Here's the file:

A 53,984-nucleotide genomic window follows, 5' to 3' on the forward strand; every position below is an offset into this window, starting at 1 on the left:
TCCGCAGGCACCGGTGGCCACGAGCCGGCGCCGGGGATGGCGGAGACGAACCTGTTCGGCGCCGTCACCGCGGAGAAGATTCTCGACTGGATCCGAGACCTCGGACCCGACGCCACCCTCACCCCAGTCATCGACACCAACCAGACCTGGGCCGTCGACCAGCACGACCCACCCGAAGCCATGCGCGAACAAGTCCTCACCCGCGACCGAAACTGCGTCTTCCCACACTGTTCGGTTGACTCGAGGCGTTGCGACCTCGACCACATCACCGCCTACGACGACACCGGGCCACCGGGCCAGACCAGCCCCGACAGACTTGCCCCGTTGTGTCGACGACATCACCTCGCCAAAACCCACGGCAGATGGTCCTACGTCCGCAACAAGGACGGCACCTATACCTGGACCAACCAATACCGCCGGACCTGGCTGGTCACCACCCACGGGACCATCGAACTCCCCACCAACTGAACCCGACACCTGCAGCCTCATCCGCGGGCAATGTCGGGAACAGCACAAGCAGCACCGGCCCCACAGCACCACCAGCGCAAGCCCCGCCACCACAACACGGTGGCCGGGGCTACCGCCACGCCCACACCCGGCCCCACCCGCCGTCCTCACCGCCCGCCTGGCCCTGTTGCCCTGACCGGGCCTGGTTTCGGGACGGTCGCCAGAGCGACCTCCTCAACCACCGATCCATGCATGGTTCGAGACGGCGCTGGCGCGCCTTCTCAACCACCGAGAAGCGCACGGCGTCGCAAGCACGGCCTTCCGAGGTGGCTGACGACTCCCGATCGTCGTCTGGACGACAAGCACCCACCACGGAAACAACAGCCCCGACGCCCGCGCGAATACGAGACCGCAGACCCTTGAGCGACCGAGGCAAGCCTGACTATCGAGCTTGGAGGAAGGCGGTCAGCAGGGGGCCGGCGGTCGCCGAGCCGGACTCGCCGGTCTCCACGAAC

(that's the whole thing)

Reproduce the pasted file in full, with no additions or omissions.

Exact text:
A 53,984-nucleotide genomic window follows, 5' to 3' on the forward strand; every position below is an offset into this window, starting at 1 on the left:
TCCGCAGGCACCGGTGGCCACGAGCCGGCGCCGGGGATGGCGGAGACGAACCTGTTCGGCGCCGTCACCGCGGAGAAGATTCTCGACTGGATCCGAGACCTCGGACCCGACGCCACCCTCACCCCAGTCATCGACACCAACCAGACCTGGGCCGTCGACCAGCACGACCCACCCGAAGCCATGCGCGAACAAGTCCTCACCCGCGACCGAAACTGCGTCTTCCCACACTGTTCGGTTGACTCGAGGCGTTGCGACCTCGACCACATCACCGCCTACGACGACACCGGGCCACCGGGCCAGACCAGCCCCGACAGACTTGCCCCGTTGTGTCGACGACATCACCTCGCCAAAACCCACGGCAGATGGTCCTACGTCCGCAACAAGGACGGCACCTATACCTGGACCAACCAATACCGCCGGACCTGGCTGGTCACCACCCACGGGACCATCGAACTCCCCACCAACTGAACCCGACACCTGCAGCCTCATCCGCGGGCAATGTCGGGAACAGCACAAGCAGCACCGGCCCCACAGCACCACCAGCGCAAGCCCCGCCACCACAACACGGTGGCCGGGGCTACCGCCACGCCCACACCCGGCCCCACCCGCCGTCCTCACCGCCCGCCTGGCCCTGTTGCCCTGACCGGGCCTGGTTTCGGGACGGTCGCCAGAGCGACCTCCTCAACCACCGATCCATGCATGGTTCGAGACGGCGCTGGCGCGCCTTCTCAACCACCGAGAAGCGCACGGCGTCGCAAGCACGGCCTTCCGAGGTGGCTGACGACTCCCGATCGTCGTCTGGACGACAAGCACCCACCACGGAAACAACAGCCCCGACGCCCGCGCGAATACGAGACCGCAGACCCTTGAGCGACCGAGGCAAGCCTGACTATCGAGCTTGGAGGAAGGCGGTCAGCAGGGGGCCGGCGGTCGCCGAGCCGGACTCGCCGGTCTCCACGAAC